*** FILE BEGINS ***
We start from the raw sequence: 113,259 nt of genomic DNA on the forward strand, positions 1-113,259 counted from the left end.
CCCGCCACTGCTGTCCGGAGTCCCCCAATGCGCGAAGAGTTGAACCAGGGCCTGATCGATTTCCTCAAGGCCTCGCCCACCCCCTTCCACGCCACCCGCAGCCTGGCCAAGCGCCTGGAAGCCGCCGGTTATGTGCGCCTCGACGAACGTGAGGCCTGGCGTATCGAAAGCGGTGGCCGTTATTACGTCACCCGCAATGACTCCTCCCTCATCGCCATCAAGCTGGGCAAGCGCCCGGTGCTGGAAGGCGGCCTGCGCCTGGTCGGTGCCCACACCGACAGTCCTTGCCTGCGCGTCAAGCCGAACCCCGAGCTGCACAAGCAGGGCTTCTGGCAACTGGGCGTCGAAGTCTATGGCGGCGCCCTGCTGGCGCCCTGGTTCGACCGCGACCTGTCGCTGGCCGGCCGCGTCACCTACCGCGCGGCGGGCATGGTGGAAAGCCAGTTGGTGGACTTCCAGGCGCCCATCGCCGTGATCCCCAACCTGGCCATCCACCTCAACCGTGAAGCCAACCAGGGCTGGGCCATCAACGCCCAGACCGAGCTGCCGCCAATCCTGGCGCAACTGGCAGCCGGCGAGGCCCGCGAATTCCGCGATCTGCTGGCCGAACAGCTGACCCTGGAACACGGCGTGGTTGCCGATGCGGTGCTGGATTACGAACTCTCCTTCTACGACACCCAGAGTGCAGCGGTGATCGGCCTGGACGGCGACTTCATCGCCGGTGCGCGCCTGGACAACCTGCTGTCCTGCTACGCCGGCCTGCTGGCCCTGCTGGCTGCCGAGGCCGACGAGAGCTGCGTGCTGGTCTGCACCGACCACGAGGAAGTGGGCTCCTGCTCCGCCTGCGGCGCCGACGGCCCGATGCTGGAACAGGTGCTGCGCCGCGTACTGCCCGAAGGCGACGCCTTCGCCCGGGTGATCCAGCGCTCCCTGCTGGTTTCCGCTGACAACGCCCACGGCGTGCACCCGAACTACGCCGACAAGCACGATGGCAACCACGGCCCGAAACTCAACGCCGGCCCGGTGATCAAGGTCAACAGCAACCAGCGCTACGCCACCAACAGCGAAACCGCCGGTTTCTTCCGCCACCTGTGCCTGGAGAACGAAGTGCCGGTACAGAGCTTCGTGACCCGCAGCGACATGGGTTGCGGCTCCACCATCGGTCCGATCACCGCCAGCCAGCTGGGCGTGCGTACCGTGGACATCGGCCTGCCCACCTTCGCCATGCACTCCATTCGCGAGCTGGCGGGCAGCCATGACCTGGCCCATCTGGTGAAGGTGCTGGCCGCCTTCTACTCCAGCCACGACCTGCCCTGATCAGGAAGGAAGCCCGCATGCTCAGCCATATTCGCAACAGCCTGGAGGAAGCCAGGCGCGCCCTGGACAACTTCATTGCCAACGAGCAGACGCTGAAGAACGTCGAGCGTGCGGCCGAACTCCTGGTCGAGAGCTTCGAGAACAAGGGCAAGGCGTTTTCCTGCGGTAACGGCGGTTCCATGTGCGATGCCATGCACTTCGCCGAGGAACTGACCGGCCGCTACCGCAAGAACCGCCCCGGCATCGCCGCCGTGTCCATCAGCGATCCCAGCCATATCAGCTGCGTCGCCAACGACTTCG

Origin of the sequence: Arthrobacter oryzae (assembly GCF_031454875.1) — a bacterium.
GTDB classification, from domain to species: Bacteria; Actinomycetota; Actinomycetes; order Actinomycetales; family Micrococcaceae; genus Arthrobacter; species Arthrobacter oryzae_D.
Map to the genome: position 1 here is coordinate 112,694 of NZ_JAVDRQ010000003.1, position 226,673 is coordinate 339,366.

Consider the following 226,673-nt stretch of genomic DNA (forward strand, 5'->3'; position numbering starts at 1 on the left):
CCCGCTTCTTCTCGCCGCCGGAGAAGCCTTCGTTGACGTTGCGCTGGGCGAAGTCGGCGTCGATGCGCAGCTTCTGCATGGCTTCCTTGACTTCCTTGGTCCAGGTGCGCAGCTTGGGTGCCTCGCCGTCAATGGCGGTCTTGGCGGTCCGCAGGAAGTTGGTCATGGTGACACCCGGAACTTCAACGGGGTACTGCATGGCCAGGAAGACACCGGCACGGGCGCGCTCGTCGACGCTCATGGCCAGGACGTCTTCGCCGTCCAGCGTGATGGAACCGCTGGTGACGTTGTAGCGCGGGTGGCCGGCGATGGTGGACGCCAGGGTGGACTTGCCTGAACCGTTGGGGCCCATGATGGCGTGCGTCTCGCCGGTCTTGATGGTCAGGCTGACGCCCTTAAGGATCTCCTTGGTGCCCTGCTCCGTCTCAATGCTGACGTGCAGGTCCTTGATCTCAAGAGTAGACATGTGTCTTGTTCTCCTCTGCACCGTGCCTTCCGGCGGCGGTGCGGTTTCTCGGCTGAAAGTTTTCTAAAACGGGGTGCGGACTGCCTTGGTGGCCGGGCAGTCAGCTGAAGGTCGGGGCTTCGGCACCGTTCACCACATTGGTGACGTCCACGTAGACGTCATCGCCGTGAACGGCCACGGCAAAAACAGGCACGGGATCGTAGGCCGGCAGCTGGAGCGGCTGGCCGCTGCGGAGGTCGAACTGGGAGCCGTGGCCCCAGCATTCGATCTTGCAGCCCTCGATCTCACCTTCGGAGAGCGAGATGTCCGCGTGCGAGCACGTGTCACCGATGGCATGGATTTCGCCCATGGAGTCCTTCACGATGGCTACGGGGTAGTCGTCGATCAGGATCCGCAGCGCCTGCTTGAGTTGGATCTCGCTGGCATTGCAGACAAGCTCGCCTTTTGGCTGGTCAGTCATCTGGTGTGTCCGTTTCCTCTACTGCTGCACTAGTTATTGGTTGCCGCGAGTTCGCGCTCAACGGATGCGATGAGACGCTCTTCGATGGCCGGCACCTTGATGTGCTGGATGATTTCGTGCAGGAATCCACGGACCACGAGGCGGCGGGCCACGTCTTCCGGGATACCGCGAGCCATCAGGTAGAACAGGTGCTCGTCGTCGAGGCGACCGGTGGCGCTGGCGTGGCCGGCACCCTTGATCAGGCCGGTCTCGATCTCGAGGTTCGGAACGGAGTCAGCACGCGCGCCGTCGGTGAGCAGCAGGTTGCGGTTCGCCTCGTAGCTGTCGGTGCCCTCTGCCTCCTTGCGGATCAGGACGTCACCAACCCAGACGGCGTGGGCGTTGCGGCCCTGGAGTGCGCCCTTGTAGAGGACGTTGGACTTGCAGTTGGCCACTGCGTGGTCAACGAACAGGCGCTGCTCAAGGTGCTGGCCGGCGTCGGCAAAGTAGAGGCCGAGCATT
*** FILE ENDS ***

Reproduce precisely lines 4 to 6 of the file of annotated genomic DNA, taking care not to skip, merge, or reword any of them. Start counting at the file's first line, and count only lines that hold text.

GTDB classification, from domain to species: Bacteria; Actinomycetota; Actinomycetes; order Actinomycetales; family Micrococcaceae; genus Arthrobacter; species Arthrobacter oryzae_D.
Map to the genome: position 1 here is coordinate 112,694 of NZ_JAVDRQ010000003.1, position 226,673 is coordinate 339,366.

Consider the following 226,673-nt stretch of genomic DNA (forward strand, 5'->3'; position numbering starts at 1 on the left):